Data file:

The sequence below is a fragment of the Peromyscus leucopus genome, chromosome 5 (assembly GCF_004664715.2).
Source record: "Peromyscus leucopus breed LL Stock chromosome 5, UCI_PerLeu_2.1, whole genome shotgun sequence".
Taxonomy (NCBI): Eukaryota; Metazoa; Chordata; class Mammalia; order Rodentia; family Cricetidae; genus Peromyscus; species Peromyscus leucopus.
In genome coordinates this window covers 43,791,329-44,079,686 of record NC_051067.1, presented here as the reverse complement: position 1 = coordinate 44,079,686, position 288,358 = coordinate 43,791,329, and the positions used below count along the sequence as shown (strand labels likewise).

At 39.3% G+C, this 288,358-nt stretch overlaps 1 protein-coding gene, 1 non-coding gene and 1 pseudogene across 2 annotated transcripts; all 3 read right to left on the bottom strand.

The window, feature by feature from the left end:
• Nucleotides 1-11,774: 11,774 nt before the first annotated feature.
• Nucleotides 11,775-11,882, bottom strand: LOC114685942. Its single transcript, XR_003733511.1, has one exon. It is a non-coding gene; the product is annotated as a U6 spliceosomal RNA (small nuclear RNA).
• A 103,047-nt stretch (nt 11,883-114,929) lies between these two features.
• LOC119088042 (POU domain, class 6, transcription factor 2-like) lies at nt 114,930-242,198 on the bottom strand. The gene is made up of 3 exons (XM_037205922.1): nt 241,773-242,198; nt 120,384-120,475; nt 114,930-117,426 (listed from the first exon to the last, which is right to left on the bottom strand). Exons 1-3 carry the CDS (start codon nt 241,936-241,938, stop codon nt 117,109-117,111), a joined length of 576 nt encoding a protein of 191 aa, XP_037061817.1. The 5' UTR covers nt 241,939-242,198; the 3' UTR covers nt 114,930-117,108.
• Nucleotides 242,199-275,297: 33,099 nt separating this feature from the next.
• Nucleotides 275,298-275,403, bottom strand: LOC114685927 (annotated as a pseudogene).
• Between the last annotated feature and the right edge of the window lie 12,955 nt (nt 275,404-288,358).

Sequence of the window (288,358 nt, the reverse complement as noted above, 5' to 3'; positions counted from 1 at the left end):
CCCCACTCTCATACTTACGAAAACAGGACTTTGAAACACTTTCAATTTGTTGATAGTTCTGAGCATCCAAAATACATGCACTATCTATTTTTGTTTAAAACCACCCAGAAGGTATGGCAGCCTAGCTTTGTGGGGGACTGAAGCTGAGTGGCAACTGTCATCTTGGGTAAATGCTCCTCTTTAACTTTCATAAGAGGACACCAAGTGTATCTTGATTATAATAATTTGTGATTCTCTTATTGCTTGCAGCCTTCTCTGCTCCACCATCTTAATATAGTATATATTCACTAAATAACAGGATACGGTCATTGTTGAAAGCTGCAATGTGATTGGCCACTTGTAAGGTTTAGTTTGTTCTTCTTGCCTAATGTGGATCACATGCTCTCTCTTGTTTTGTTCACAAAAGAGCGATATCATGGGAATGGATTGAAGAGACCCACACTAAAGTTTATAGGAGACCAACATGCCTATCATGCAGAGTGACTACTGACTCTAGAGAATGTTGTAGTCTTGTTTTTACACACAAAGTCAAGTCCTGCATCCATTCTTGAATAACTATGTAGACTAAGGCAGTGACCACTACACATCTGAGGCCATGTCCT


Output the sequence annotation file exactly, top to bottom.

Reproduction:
The sequence below is a fragment of the Peromyscus leucopus genome, chromosome 5 (assembly GCF_004664715.2).
Source record: "Peromyscus leucopus breed LL Stock chromosome 5, UCI_PerLeu_2.1, whole genome shotgun sequence".
Taxonomy (NCBI): Eukaryota; Metazoa; Chordata; class Mammalia; order Rodentia; family Cricetidae; genus Peromyscus; species Peromyscus leucopus.
In genome coordinates this window covers 43,791,329-44,079,686 of record NC_051067.1, presented here as the reverse complement: position 1 = coordinate 44,079,686, position 288,358 = coordinate 43,791,329, and the positions used below count along the sequence as shown (strand labels likewise).

At 39.3% G+C, this 288,358-nt stretch overlaps 1 protein-coding gene, 1 non-coding gene and 1 pseudogene across 2 annotated transcripts; all 3 read right to left on the bottom strand.

The window, feature by feature from the left end:
• Nucleotides 1-11,774: 11,774 nt before the first annotated feature.
• Nucleotides 11,775-11,882, bottom strand: LOC114685942. Its single transcript, XR_003733511.1, has one exon. It is a non-coding gene; the product is annotated as a U6 spliceosomal RNA (small nuclear RNA).
• A 103,047-nt stretch (nt 11,883-114,929) lies between these two features.
• LOC119088042 (POU domain, class 6, transcription factor 2-like) lies at nt 114,930-242,198 on the bottom strand. The gene is made up of 3 exons (XM_037205922.1): nt 241,773-242,198; nt 120,384-120,475; nt 114,930-117,426 (listed from the first exon to the last, which is right to left on the bottom strand). Exons 1-3 carry the CDS (start codon nt 241,936-241,938, stop codon nt 117,109-117,111), a joined length of 576 nt encoding a protein of 191 aa, XP_037061817.1. The 5' UTR covers nt 241,939-242,198; the 3' UTR covers nt 114,930-117,108.
• Nucleotides 242,199-275,297: 33,099 nt separating this feature from the next.
• Nucleotides 275,298-275,403, bottom strand: LOC114685927 (annotated as a pseudogene).
• Between the last annotated feature and the right edge of the window lie 12,955 nt (nt 275,404-288,358).

Sequence of the window (288,358 nt, the reverse complement as noted above, 5' to 3'; positions counted from 1 at the left end):
CCCCACTCTCATACTTACGAAAACAGGACTTTGAAACACTTTCAATTTGTTGATAGTTCTGAGCATCCAAAATACATGCACTATCTATTTTTGTTTAAAACCACCCAGAAGGTATGGCAGCCTAGCTTTGTGGGGGACTGAAGCTGAGTGGCAACTGTCATCTTGGGTAAATGCTCCTCTTTAACTTTCATAAGAGGACACCAAGTGTATCTTGATTATAATAATTTGTGATTCTCTTATTGCTTGCAGCCTTCTCTGCTCCACCATCTTAATATAGTATATATTCACTAAATAACAGGATACGGTCATTGTTGAAAGCTGCAATGTGATTGGCCACTTGTAAGGTTTAGTTTGTTCTTCTTGCCTAATGTGGATCACATGCTCTCTCTTGTTTTGTTCACAAAAGAGCGATATCATGGGAATGGATTGAAGAGACCCACACTAAAGTTTATAGGAGACCAACATGCCTATCATGCAGAGTGACTACTGACTCTAGAGAATGTTGTAGTCTTGTTTTTACACACAAAGTCAAGTCCTGCATCCATTCTTGAATAACTATGTAGACTAAGGCAGTGACCACTACACATCTGAGGCCATGTCCT